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Table 4. Baseline characteristics of case-control designed replication study.

https://doi.org/10.1371/journal.pone.0019999.t004

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Table 5. The association of ADIPOQ variants and variable subtypes of hypertension and metabolic syndrome among study subjects in replication study.

https://doi.org/10.1371/journal.pone.0019999.t005

Discussion

Different from the previous studies regarding the genetics of MetS as a whole, the present study is the first one to demonstrate the association of ADIPOQ gene rs1501299 (G276T) mutation with the concomitant presence of MetS and HTN. Such association could not be seen in subjects with HTN alone or in normotensive subjects with MetS, suggesting a selective genetic linkage of ADIPOQ gene between MetS and essential HTN. HTN and MetS might overlap partially with each other as a specific clinical sub-phenotype with common genetic background.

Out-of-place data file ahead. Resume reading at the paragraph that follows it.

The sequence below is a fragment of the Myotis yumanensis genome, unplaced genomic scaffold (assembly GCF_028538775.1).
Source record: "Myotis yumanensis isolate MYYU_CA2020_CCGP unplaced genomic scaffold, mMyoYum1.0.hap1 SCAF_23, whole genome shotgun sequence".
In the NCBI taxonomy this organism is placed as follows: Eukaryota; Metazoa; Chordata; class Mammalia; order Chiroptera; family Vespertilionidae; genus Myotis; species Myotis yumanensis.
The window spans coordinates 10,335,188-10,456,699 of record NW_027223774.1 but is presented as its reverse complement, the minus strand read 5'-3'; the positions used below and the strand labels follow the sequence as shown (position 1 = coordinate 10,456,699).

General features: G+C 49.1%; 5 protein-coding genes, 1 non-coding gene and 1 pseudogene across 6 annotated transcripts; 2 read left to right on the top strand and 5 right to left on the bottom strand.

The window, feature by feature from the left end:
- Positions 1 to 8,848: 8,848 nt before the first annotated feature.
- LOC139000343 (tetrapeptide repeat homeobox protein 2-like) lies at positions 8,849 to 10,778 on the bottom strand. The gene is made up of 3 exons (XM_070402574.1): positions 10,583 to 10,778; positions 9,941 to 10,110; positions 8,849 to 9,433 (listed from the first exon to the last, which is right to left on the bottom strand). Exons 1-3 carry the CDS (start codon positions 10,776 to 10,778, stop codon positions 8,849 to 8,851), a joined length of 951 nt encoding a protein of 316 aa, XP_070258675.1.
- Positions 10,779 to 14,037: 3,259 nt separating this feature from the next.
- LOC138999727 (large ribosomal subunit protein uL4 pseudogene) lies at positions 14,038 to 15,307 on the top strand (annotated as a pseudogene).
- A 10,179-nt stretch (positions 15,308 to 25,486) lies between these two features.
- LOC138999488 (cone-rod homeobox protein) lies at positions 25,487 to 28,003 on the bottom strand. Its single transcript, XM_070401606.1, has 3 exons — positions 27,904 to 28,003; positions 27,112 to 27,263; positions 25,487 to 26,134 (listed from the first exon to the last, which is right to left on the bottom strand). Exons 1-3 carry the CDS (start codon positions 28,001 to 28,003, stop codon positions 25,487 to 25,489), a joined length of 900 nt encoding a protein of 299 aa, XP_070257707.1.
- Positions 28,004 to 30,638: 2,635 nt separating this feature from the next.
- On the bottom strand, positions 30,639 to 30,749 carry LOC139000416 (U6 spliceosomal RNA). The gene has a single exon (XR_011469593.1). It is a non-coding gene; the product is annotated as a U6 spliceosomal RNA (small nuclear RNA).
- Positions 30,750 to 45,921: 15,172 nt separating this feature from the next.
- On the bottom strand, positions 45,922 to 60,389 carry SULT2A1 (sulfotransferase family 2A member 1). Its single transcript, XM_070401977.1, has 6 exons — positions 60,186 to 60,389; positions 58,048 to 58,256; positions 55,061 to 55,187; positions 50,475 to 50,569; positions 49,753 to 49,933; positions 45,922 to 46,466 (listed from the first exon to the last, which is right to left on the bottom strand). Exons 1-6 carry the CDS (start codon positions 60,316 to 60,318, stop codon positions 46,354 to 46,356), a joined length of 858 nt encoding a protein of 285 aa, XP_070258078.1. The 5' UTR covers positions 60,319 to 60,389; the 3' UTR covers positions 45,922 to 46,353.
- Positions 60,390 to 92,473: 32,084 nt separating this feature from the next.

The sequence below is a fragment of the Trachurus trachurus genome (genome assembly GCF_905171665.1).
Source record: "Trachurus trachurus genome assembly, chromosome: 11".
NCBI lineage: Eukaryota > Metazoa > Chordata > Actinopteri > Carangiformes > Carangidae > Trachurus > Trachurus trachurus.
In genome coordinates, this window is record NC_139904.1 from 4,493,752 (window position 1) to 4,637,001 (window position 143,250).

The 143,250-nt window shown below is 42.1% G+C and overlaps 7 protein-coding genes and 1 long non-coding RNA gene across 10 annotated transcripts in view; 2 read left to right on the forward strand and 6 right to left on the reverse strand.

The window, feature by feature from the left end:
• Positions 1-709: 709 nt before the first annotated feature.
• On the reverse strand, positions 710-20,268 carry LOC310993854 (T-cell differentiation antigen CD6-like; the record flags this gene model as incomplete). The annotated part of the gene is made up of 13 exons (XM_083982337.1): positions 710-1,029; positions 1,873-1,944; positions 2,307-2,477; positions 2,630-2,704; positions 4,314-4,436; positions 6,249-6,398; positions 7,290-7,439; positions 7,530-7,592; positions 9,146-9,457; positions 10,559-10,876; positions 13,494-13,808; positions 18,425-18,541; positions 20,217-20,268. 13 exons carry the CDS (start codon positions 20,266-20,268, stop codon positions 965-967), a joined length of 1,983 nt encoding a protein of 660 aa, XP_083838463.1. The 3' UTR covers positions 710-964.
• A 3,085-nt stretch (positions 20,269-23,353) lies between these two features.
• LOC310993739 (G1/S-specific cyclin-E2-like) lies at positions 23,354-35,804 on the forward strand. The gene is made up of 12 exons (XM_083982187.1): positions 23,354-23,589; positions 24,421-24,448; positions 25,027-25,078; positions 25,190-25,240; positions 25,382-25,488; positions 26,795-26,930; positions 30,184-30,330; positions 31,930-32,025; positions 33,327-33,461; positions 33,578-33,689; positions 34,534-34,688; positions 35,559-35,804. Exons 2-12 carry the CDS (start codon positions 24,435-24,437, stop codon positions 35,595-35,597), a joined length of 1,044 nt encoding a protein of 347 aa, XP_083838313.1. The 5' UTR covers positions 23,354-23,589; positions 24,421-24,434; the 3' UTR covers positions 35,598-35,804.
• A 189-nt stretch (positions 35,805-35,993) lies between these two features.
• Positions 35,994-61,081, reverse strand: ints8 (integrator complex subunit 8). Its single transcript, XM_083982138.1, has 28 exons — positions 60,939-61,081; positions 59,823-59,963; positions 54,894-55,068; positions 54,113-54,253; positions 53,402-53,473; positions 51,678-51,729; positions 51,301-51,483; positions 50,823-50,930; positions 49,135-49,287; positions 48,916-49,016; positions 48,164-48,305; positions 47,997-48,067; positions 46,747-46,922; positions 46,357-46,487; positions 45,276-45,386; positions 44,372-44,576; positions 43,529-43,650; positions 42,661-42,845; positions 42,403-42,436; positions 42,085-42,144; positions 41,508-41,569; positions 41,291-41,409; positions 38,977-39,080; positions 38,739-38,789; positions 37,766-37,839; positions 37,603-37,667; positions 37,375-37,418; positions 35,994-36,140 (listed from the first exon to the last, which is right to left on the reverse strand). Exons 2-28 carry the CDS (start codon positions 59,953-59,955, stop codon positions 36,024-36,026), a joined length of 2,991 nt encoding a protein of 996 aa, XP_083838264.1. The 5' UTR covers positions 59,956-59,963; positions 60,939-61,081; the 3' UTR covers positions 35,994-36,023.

Our current findings especially elucidate the genetic background of subjects of MetS with HTN, which is different from and could not be applied to all the patients with MetS or HTN. Although adiponectin is considered linked to MetS, a study with genotyping 53 SNPs of the ADIPOQ gene failed to find any correlation between ADIPOQ genetic variants and parameters of MetS, suggesting the limited impacts of the ADIPOQ gene on individual parameters of MetS [10]. Recently, a genome wide association study (GWAS) showed no association between plasma adiponectin and genetic loci associated with MetS parameters, suggesting genetically determined adiponectin probably does not modulate MetS directly [23]. Actually, previous clinical observation demonstrated that MetS could be dissected into two major components: glucose/obesity/lipid as one cluster, and blood pressure as the other one [5], [24]. Subsequent heritability studies of MetS also showed these two groups, lipid/glucose/obesity and high blood pressure, significantly contributed the genetic background of MetS [5], [25], indicating the heterogeneous nature of MetS and possible different distinct pathogenesis between MetS with and without HTN [5]. Our current study demonstrated ADIPOQ associated with MetS with HTN component instead of HTN alone or metabolic MetS without HTN component, suggesting that MetS should be seen as clusters of metabolic abnormalities and ADIPOQ may contribute genetically in some clusters of MetS. This could explain why there was inconsistent association observed between ADIPOQ and individual MetS parameters in previous studies, and help to clarify previous observations on the connection of ADIPOQ with MetS. Future study is indicated to investigate the individual genetic background and clinical significance in different subtypes of MetS rather than in MetS as a whole.